Kinder: The case for Klein and against Johnny Football

By Joshua Kinder

Long before he became the face of band-aids and bloody elbows, Collin Klein was just another quarterback earning his first-career start.

Little was known about the clean-cut, fresh-faced Ron Prince recruit from Loveland, Colo., but on this night three years ago, the sophomore not only introduced himself to Kansas State fans, but also the rest of the nation when he kicked the door down and demanded everybody learn his name, especially the Texas Longhorns.

With 127 yards rushing and two touchdowns in the 39-14 win over Texas that night, the Klein era was born.

Though he would only play in two more games that season, the unconventional 6-foot-5 deceptively nimble QB offered a glimpse of what was to come.

While impressive, the idea of Klein eventually becoming a Heisman frontrunner, let alone even a candidate, would probably have been scoffed at.

This Saturday, Klein will come full circle when he faces Texas for the last time in his career and with much on the line.

The circumstances will be very different from the first time Klein took the Longhorns on the guided tour, up and down Wagner Field. A win over Texas would give the No. 6 Wildcats their first 11-win season in eight years, their second Big 12 championship and a guaranteed spot in the Fiesta Bowl.

And if Klein can provide another Herculean performance like he did three years ago and so many times since, he might just have another shot at the Heisman Trophy after all. It’ll take a win and a really big game to do it.

Klein led the Heisman race for at least six weeks until K-State’s untimely loss at Baylor 10 days ago. The senior dazzled week after week until he suffered a concussion against Oklahoma State. He was shaky in the Wildcats’ 23-10 win over TCU the following week and then had the worst game of his season in the loss to the Bears.

Was the loss to the Bears — ending the Wildcats’ national title chances — coupled by his three interceptions enough to knock Klein from the Heisman elite?

Right now, it appears so, as hype for Texas A&M quarterback Johnny Manziel continues to grow and Manti Te’o leads the charge for undefeated and No. 1 Notre Dame.

As we enter Week 12, there are just three legitimate candidates remaining — Manziel, Te’o and Klein. All three are great players, but really only two are deserving of the Heisman.

Manziel, or Johnny Football, is a one-hit wonder — his team’s win over Alabama. I’ve never seen one player get so much mileage from a single win. Sure, the season numbers are there, but he did it against a top-heavy SEC. His best games were against the league’s bottom feeders and a pair of FCS teams, while completely disappearing in losses to Florida and LSU.

Against three teams ranked in the BCS Top 25, Manziel has averaged 294 yards of offense with just three touchdowns and three interceptions. Against nine unranked opponents, Manziel is averaging 413 yards per game with 40 touchdowns and five interceptions. Enough said right?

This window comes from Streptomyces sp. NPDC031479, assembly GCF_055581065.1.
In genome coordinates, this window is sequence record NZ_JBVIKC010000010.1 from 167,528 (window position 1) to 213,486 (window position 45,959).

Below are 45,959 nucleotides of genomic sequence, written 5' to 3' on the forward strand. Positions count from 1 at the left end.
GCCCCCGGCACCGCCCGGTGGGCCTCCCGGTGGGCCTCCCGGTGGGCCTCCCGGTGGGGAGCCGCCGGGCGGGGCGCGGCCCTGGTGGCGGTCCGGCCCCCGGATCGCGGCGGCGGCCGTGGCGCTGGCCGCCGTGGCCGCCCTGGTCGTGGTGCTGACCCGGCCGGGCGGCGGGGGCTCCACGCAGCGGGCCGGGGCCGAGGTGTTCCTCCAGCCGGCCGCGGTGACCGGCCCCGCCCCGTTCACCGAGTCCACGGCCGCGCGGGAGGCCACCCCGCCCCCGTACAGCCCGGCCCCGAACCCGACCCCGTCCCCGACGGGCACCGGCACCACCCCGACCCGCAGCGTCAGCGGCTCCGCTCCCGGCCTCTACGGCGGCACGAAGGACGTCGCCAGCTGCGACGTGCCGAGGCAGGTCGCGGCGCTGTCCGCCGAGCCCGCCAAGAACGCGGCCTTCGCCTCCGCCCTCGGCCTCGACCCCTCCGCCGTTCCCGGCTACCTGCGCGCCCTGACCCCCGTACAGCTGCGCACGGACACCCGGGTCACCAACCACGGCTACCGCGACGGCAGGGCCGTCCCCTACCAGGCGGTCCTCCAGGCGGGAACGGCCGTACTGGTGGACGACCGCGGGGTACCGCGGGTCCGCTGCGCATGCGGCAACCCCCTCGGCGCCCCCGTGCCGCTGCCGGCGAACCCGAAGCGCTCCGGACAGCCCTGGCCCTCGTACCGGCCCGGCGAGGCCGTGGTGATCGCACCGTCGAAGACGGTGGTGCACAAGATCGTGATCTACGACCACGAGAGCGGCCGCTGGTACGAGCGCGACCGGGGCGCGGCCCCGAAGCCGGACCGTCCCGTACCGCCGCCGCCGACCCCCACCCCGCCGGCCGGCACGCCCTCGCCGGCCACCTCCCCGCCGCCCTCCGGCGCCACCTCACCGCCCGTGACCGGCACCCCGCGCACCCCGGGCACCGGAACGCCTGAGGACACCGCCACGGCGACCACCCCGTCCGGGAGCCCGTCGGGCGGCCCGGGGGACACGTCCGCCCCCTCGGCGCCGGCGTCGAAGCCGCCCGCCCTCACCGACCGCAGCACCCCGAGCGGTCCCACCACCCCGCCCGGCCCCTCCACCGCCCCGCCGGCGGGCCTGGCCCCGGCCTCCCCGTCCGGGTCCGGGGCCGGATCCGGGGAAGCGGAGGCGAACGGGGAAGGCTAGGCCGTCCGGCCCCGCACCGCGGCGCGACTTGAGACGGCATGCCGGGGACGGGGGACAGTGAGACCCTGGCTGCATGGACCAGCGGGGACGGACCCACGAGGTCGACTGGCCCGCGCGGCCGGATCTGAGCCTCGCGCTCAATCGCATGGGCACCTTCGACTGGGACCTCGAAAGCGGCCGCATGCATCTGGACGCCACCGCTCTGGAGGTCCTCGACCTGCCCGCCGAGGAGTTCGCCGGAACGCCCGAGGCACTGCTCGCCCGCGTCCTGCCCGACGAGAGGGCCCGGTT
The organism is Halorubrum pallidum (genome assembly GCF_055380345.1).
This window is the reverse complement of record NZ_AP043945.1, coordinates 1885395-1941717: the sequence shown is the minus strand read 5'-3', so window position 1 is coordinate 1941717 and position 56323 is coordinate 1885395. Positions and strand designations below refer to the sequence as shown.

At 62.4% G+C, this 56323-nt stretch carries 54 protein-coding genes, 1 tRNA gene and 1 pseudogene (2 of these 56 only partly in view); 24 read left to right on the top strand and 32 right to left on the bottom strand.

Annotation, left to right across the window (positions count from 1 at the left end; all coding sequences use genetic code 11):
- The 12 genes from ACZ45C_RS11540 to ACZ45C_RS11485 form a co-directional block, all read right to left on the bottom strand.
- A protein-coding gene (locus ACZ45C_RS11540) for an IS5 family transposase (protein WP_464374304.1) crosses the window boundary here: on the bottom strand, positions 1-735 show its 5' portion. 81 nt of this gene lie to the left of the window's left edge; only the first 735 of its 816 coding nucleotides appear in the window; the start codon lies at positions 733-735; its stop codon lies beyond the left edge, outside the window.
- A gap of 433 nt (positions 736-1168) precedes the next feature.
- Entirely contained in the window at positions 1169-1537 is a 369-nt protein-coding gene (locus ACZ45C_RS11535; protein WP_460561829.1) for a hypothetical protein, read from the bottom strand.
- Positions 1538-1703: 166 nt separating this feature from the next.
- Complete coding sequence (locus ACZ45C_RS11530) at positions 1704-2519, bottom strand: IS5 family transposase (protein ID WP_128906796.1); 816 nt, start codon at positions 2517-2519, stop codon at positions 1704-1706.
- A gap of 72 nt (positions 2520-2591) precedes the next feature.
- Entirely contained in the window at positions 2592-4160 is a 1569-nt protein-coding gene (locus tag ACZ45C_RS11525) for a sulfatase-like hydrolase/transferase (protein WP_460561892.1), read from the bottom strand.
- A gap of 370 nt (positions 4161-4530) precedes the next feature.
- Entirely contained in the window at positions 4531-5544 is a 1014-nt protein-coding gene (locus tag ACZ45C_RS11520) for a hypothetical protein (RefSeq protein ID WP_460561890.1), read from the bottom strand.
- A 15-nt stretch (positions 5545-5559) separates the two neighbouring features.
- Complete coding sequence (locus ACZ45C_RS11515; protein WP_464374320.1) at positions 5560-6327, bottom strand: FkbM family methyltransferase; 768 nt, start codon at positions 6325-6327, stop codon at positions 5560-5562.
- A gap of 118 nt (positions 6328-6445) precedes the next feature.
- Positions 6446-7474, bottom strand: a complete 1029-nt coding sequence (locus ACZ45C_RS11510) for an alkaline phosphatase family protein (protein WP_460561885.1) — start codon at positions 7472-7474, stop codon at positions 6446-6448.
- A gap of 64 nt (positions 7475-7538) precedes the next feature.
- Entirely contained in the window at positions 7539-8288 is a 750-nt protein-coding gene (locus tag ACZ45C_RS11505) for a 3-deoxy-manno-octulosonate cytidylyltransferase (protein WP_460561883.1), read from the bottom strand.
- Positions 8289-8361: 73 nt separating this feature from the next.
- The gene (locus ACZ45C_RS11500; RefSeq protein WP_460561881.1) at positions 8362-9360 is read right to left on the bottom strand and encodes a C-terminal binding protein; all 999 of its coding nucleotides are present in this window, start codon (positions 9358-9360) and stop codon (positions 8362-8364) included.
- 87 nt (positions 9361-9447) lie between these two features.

But there’s more to Manziel than just great games against bad teams and his deceiving SEC-record 4,600 total yards of offense this season.

There’s that arrest record as well. If Manziel gets credit for the SEC record, then he should also take credit for his other record, the one stemming from a bar fight this last June when he was arrested for disorderly conduct, failure to identify and for using a fake ID. I mean, seriously, his father has to bribe his son with cars to be a “model citizen.”

Te’o, on the other hand, is a stud on and off the field. He’s consistently great and anchors an Irish defense that got Notre Dame into the title game. But he’s a linebacker and no linebacker has ever won the Heisman, just as no freshman has ever won the award.

Klein is the total package. He has the numbers with 3,093 yards of total offense and 34 touchdowns. He has the wins — seven against bowl-eligible teams with one game to go. And while the thing he’s high on is character, Klein doesn’t need mommy and daddy to buy him cars for being a good person.

His two-year track record is unmatched in today’s game with 74 total touchdowns and 6,152 yards of total offense, while going 20-4 as a starter.

Klein is the model of consistency on and off the field. His message is the same week in and week out and he’s mowed through a Big 12 that has nine of its 10 teams going to a bowl this season.

Nobody should win or lose the Heisman after one game. Just as Manziel has benefited from his one big win over Alabama, Klein has seemingly lost the Heisman after one loss to a Baylor team that is the ninth-best in the conference and yet has the nation’s No. 2 total offense.

But if that’s going to be the criteria used going forward, I offer you Saturday night’s regular season finale against Texas — two days before the Heisman votes are due.

The table is set. It’s senior night, on national TV, with the conference title and Fiesta Bowl up for grabs. And if Klein has another — yes another — Heisman moment in him, it might be enough to put the fat lady on ice and take back his rightful place as Heisman front- runner.

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